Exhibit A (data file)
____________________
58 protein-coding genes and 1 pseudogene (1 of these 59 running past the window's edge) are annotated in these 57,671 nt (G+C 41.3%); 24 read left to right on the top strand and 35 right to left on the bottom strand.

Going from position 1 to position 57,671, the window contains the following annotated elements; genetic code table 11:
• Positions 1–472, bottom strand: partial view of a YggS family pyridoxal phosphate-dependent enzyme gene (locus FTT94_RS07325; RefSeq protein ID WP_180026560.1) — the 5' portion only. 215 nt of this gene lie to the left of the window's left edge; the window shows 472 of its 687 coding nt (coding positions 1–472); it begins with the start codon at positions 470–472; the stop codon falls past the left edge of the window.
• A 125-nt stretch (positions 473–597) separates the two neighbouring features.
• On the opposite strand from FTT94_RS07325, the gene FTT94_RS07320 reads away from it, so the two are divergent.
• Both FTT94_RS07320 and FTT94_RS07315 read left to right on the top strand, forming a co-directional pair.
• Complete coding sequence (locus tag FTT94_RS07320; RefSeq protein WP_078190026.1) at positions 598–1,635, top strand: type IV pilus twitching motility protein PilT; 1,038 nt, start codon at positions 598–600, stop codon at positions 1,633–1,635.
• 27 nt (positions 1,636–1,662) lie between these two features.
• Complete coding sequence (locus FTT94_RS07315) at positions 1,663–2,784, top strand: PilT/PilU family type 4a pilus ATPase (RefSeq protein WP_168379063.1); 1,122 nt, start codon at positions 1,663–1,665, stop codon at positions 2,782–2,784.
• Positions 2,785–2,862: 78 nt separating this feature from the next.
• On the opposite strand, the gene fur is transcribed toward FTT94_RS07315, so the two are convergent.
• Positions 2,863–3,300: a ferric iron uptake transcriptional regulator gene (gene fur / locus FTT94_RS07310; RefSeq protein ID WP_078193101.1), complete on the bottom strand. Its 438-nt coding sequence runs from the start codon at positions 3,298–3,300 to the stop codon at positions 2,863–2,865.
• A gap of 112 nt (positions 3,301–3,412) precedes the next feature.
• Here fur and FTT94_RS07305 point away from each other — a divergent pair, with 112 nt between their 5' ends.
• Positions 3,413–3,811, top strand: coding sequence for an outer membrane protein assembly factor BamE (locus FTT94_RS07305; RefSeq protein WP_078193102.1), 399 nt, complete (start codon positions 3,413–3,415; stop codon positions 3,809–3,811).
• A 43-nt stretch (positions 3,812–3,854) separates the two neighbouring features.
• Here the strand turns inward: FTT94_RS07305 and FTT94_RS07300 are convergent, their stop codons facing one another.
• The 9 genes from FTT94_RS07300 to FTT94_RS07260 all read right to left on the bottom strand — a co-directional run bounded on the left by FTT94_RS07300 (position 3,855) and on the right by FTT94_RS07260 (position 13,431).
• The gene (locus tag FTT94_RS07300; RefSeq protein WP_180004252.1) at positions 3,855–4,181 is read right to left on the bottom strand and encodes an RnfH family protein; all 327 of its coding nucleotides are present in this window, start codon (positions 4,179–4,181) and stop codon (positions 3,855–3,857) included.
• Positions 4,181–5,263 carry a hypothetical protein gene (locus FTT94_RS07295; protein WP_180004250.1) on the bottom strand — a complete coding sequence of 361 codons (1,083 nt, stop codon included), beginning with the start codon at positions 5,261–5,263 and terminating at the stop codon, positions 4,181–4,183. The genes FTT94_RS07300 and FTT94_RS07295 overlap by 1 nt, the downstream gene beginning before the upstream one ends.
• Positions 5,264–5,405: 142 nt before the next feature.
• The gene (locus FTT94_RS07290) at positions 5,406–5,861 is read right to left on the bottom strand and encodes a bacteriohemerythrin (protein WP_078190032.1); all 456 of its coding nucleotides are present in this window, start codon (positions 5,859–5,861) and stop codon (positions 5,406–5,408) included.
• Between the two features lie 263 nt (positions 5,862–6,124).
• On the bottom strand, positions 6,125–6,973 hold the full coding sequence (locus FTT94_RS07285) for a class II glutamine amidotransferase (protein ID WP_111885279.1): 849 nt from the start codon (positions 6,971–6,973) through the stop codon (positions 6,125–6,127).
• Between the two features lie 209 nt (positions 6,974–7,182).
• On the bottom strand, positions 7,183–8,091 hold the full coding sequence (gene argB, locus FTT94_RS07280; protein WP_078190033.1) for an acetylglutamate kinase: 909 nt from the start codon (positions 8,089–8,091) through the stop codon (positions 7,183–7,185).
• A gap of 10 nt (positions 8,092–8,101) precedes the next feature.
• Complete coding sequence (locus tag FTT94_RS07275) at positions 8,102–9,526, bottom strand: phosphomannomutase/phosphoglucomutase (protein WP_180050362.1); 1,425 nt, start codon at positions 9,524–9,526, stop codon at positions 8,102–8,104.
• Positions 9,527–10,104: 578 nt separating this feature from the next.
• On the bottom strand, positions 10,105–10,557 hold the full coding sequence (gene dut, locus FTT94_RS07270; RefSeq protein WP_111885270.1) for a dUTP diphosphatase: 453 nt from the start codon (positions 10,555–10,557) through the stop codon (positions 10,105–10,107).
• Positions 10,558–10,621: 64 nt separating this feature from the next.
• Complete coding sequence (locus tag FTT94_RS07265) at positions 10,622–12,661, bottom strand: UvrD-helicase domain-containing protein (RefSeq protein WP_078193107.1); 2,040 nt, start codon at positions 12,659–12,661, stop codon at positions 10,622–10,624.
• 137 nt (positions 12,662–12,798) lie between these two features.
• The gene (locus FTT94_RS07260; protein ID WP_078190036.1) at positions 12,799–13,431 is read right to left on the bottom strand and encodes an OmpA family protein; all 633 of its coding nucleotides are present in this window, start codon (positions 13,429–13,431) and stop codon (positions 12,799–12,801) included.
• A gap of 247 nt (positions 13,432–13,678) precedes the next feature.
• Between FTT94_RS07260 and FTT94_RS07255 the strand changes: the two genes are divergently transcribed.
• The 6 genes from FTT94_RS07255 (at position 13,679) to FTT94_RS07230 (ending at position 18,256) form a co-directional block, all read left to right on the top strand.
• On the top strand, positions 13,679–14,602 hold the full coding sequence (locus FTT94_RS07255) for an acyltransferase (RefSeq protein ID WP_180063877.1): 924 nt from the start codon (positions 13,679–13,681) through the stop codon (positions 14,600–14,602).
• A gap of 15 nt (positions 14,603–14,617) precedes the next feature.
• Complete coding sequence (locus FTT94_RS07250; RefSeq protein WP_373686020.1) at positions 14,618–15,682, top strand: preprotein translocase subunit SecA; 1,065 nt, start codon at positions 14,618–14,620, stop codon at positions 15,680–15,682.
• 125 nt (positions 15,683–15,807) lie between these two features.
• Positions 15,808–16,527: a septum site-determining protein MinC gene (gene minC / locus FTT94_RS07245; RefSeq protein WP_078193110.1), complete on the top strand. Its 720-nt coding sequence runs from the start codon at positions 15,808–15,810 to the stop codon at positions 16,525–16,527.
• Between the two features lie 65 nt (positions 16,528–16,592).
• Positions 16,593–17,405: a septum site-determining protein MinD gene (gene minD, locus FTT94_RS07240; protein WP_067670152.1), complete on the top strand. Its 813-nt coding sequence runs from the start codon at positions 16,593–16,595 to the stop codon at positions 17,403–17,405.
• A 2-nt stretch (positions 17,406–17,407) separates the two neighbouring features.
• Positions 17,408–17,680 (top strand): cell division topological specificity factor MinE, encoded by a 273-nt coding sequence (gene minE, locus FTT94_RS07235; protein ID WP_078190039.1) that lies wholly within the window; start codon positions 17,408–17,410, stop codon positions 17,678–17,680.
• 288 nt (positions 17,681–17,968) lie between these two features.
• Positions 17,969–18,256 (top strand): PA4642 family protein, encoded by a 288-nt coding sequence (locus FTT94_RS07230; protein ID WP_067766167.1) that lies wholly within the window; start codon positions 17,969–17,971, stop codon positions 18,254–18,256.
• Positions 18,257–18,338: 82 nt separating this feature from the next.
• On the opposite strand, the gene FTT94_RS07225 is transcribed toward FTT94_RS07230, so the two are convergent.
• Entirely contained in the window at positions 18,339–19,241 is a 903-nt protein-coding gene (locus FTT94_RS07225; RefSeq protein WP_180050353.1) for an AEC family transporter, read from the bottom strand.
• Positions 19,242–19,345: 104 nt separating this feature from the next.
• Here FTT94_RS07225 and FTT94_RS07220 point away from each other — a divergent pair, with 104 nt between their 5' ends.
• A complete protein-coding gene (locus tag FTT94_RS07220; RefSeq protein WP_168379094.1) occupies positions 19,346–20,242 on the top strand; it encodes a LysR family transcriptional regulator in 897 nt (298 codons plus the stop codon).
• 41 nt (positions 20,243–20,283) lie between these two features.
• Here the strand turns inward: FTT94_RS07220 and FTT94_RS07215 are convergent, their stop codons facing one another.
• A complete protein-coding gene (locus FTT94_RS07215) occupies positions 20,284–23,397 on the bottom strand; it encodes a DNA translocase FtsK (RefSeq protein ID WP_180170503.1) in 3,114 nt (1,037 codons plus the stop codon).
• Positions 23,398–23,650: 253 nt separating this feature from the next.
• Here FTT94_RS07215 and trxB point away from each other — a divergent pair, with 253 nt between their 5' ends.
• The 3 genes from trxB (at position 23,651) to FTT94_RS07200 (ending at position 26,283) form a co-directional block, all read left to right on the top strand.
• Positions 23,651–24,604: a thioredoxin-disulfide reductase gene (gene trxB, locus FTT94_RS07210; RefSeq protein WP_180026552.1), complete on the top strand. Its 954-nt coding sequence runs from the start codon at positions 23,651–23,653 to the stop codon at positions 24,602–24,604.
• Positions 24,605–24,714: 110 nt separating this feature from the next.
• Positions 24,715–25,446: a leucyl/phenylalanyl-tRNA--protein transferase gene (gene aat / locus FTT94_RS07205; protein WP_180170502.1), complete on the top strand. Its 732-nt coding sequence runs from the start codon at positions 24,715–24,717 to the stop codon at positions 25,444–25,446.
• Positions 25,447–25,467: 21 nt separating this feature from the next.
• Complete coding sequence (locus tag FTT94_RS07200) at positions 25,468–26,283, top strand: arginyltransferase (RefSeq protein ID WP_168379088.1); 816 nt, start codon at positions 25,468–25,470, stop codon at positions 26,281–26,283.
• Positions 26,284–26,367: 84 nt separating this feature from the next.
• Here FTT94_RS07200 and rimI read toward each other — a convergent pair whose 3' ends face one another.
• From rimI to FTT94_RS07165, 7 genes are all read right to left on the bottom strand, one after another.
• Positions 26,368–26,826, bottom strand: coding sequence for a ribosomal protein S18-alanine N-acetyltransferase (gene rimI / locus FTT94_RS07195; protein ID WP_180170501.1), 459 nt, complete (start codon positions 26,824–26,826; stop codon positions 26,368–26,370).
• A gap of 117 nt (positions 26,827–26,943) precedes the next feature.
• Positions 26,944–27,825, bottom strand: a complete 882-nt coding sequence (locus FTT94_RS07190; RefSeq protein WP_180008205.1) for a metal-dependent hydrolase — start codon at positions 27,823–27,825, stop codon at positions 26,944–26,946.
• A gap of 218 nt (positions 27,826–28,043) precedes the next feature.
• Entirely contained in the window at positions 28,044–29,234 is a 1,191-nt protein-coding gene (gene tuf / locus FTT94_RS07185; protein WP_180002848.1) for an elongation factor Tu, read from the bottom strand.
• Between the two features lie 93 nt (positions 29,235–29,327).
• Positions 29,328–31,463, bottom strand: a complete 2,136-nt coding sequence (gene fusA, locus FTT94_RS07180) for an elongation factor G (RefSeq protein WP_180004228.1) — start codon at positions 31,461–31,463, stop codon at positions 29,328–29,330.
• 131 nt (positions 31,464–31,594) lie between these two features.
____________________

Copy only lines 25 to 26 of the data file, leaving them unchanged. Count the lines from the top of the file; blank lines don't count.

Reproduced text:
• Between the two features lie 209 nt (positions 6,974–7,182).
• On the bottom strand, positions 7,183–8,091 hold the full coding sequence (gene argB, locus FTT94_RS07280; protein WP_078190033.1) for an acetylglutamate kinase: 909 nt from the start codon (positions 8,089–8,091) through the stop codon (positions 7,183–7,185).